1. Check all instances of I. They should be with capital I and nothing else.
  2. Check all national words. They should have capital letters: English, Englishman.
  3. Check all instances of a and an. A before consonant sound, an before vowel sound. (A European agreement, an honest proposal).
  4. Check all verbs in the text.
    • Present tense: He/she/it speaks
    • Agreement: John jumps, Ted and Bill jump; John was late. Bill and Ted were late; John has diabetes. Wolves and dogs have fur; Samuel is sick. John and Bill are funny.
  5. Check all Where and were. Where is used for placement: Where is the car? The city where I grew up. Were is used as a verb. We were late for class.
  6. Genitive. When somebody owns something an apostrophe and an s is added to indicate ownership, as in: This is Daniel’s car. It is John’s wife.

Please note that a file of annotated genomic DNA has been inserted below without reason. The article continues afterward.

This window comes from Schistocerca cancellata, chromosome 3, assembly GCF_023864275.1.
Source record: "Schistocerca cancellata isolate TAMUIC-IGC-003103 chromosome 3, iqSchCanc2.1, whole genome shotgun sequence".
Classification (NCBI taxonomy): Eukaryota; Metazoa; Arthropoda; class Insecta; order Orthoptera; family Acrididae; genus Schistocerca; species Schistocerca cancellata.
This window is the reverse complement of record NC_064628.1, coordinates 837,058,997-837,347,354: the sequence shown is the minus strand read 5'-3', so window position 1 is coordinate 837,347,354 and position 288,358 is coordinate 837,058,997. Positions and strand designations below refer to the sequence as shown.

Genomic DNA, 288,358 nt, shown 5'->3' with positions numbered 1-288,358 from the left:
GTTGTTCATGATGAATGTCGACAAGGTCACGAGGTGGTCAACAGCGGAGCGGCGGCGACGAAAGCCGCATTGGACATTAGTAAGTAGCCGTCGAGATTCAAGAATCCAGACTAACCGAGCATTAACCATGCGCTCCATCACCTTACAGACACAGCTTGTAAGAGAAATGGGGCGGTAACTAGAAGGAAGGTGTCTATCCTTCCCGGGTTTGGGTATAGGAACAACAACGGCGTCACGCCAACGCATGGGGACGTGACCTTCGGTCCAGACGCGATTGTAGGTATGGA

NOTICE 1: Charles’ car.

NOTICE 2: It is = It’s. It’s a plane, not superman: The car is blue, but it has lost one of its wheels.


  1. Then and than. Then is used in all comparisons when they deal with time. Than is used in all other cases. I first came to Newark and then I went to New York. I am taller than you.
  2. Who’s and whose. Who’s the new teacher? That’s the guy whose bike I stole.
  3. Who or Whom. Who wrote the letter? He wrote the letter. Therefore, who is correct.

For whom should I vote? Should I vote for him? Therefore, whom is correct.


  1. Which and Who and That. Which is used when dealing with things. Who is used when dealing with people. That is as which but is only used in restrictive clauses.


Gems that sparkle make me happy. Diamonds, which are expensive, often make girls happy. This is John who I met last week in Paris. John is on the team that won first place. The editorial claiming racial differences in intelligence, which appeared in the Sunday newspaper, upset me.



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